Falling Gasoline Use Means United States Can Just Say No to New Pipelines and Food-to-Fuel
Freeing America from its dependence on oil from unstable parts of the world is an admirable goal, but many of the proposed solutions—including the push for more home-grown biofuels and for the construction of the new Keystone XL pipeline to transport Canadian tar sands oil to refineries on the U.S. Gulf Coast—are harmful and simply unnecessary. Gasoline use in the United States is falling, and the trends already driving it down are likely to continue into the future, making both the mirage of beneficial biofuels and the construction of a new pipeline to import incredibly dirty oil seem ever more out of touch with reality.
U.S. motor gasoline consumption peaked at 142 billion gallons in 2007. In each year since, American drivers have used less gasoline. In 2012, gas use came in at 134 billion gallons, down 6 percent off the high mark
Three trends underlie falling U.S. gasoline use: a shrinking car fleet, an overall reduction in driving, and improved fuel efficiency. The number of registered vehicles in the United States rose rather steadily from 1945 to 2008, when it topped out at close to 250 million and then abruptly changed course. As the economic recession hit, new car sales in the United States fell from more than 16 million in 2007 to below 11 million in 2009. For two years, scrappage exceeded new purchases, causing a contraction in the overall size of the fleet. Even with a rebound in sales to nearly 15 million vehicles in 2012, the days of annual sales exceeding 17 million—as seen through the early 2000s—are likely over. (See data.)
The car promised mobility, but in urbanizing communities it instead brought traffic congestion and air pollution. With four out of five Americans now living in urban areas, private vehicle ownership is starting to lose its allure. This is particularly true among younger people, who are readily embracing mass transit and the car-sharing and bike-sharing programs that are popping up in cities around the country. Fewer than half of American teenagers ages 15 to 19 have a driver’s license, a share that has been falling over recent decades as states have tightened restrictions and as socialization patterns have shifted from cruising the streets to cruising the Internet. Retirees also tend to drive less; as the baby boomers retire, more people will be putting away their car keys.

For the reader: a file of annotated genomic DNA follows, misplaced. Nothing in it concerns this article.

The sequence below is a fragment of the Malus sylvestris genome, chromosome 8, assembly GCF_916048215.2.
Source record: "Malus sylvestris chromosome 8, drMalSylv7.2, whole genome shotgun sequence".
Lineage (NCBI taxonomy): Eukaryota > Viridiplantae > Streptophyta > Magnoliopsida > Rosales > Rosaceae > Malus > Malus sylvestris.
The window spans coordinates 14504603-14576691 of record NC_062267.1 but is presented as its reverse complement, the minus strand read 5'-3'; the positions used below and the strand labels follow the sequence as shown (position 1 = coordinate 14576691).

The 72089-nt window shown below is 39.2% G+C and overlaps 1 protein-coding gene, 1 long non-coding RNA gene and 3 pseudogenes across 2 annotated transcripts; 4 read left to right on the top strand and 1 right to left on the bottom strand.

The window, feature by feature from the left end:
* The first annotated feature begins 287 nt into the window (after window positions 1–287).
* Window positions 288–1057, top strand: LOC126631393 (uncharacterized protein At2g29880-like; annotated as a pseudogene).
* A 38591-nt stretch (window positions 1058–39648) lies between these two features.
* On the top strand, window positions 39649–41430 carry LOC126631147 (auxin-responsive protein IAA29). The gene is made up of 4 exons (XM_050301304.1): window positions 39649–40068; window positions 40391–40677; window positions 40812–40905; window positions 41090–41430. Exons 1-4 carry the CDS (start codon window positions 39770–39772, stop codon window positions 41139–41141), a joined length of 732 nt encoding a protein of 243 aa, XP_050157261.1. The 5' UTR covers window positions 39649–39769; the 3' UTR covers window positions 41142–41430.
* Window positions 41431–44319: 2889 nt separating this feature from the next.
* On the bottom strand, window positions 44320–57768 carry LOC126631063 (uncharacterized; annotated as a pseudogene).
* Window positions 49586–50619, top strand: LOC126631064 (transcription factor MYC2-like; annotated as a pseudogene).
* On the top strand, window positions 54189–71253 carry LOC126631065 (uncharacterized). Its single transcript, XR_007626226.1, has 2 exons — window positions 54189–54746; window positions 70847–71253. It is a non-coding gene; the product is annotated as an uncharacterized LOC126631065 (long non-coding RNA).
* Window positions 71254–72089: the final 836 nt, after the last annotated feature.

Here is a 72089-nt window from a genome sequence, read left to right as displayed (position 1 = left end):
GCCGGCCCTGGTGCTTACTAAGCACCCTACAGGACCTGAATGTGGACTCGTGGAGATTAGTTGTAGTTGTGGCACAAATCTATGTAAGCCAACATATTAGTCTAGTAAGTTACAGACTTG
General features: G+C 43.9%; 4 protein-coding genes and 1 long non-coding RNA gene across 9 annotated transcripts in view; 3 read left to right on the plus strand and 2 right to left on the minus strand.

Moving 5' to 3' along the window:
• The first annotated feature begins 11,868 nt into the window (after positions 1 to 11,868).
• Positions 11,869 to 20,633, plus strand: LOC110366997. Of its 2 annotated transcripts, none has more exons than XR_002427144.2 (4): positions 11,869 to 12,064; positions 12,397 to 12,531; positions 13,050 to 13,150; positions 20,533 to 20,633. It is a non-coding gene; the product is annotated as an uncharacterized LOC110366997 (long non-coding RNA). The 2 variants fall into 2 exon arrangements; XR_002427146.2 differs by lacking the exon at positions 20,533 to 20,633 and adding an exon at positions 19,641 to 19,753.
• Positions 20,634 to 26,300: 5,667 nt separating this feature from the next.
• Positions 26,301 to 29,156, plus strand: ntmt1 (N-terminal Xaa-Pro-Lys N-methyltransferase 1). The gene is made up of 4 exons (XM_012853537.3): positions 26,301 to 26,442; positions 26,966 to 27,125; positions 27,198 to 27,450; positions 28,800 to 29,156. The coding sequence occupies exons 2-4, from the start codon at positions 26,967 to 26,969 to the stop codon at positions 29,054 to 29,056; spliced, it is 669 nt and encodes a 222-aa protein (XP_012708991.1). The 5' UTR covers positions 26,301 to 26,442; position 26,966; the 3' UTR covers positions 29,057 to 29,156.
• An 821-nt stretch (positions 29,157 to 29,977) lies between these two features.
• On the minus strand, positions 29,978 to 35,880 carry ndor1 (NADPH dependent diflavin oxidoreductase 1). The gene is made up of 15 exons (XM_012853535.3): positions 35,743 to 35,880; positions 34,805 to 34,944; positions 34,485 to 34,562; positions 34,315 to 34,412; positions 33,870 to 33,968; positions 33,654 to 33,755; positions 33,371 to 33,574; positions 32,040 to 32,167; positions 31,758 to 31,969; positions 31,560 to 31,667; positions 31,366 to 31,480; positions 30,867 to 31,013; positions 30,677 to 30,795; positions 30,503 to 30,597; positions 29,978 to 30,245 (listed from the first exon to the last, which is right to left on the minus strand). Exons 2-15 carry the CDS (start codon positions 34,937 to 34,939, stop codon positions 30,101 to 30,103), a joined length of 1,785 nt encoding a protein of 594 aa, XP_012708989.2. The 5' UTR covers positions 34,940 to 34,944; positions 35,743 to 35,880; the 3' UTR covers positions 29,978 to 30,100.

As gasoline prices have risen, private vehicles have traveled fewer miles and public transit ridership has increased. Not only are there fewer vehicles traveling fewer miles on U.S. roads than there were just five years ago, but new cars today can drive farther on a gallon of gasoline. This will soon accelerate: after more than two decades of near-total stagnation, in 2011 the Obama administration increased fuel efficiency standards for cars and light trucks from an average of 27.5 miles per gallon in 2008 to 54.5 miles per gallon by 2025. In addition to the technological changes that can improve the fuel economy of conventional vehicles, new plug-in hybrid electric cars and fully electric vehicles use far less gasoline or even do away with it entirely.
Somewhat counterintuitively, falling gasoline use is at odds with the federal mandate to use more renewable fuel. Under the 2007 Energy Independence and Security Act, the Renewable Fuels Standard (RFS) requires blending increasing volumes of ethanol into the U.S. gasoline supply, regardless of how much gasoline is needed. In 2012, U.S. distilleries produced 13 billion gallons of fuel ethanol, almost entirely from corn. Ethanol accounted for nearly 10 percent of the U.S. gasoline supply. The 2013 requirement for 13.8 billion gallons is likely to go beyond the 10-percent threshold of what can be blended into gasoline and still be used in older vehicles without risking engine damage and voiding warranties.
Furthermore, the RFS requires a growing share of the renewable fuel to come from cellulosic non-food biofuels, yet these have not become economical to produce on a meaningful scale. The increasing production of corn-based ethanol has pitted food use against fuel use, with the unfortunate result of higher food prices. As drought in the U.S. Corn Belt shrank harvests in 2012, corn prices spiked to an all-time high. U.S. corn carryover stocks fell to 6 percent of use in 2012, a historic low. Still, more than 40 percent of the 2012 corn harvest will likely go to fuel cars.
While corn exports from the United States were down in 2012, gasoline exports were up. Higher domestic production and reduced demand allowed the United States to export more oil products than it imported for the second year in a row—after more than six decades of being a net importer. The United States is still a net importer of crude oil, though. Instead of necessarily allowing more gasoline to reach U.S. markets, the proposed Keystone XL pipeline would bring the carbon-intensive Canadian tar sands oil closer to Gulf Coast export terminals for easier access to international markets.
A March 2013 report by the National Research Council describes policies and technologies that would allow the United States to cut its gasoline use 80 percent by 2050. Yet the data they used on the distances being driven only went through 2005, missing the recent drop, and many of the social trends that are starting to drive down car use were not incorporated. These trends are important to consider when envisioning energy and transportation policies for the future. This means rethinking mobility beyond private automobiles. And putting a price on carbon to encourage powering the cars still on the roads with carbon-free wind-sourced electricity can help move the United States beyond ecologically disruptive false solutions that raise food prices and further destabilize the climate.
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